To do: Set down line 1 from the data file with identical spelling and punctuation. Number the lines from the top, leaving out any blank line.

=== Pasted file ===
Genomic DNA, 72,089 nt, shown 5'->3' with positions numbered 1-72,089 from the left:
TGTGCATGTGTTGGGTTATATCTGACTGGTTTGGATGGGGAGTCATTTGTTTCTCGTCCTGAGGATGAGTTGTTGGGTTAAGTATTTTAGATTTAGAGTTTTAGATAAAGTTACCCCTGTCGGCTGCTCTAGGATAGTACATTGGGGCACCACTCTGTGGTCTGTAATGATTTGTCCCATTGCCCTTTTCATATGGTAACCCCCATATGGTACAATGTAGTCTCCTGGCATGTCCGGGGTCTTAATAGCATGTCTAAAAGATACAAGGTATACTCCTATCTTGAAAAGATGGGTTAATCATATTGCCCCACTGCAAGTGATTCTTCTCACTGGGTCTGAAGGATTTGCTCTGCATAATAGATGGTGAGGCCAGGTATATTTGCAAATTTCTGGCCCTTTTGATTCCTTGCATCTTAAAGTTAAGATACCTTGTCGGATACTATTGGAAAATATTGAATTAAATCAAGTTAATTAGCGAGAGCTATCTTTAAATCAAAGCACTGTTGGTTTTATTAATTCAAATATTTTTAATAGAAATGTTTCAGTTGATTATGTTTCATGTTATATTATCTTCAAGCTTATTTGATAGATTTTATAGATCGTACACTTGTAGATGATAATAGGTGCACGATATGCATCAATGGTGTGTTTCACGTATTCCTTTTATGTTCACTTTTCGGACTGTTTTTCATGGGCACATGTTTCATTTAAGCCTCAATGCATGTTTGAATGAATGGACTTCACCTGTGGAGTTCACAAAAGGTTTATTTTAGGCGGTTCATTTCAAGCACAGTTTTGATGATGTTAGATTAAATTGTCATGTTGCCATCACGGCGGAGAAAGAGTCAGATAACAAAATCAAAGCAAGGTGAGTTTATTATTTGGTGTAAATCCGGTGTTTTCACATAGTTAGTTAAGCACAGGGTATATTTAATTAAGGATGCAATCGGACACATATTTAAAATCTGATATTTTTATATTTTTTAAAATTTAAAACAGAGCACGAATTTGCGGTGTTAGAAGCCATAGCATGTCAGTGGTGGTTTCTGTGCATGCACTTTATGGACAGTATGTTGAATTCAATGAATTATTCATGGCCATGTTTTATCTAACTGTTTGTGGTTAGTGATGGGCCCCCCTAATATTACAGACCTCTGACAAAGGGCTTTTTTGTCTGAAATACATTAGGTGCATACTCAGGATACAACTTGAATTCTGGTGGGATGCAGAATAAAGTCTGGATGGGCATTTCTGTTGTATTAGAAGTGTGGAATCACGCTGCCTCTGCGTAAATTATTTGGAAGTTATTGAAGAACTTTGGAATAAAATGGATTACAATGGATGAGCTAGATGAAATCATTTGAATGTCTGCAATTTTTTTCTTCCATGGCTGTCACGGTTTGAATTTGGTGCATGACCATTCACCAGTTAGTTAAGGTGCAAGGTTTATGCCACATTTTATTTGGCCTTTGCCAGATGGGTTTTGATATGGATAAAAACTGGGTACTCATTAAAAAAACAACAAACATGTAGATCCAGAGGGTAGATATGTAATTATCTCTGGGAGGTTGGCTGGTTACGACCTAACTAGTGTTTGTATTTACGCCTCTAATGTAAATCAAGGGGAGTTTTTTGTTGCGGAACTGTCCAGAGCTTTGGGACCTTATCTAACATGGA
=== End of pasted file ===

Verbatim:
Genomic DNA, 72,089 nt, shown 5'->3' with positions numbered 1-72,089 from the left: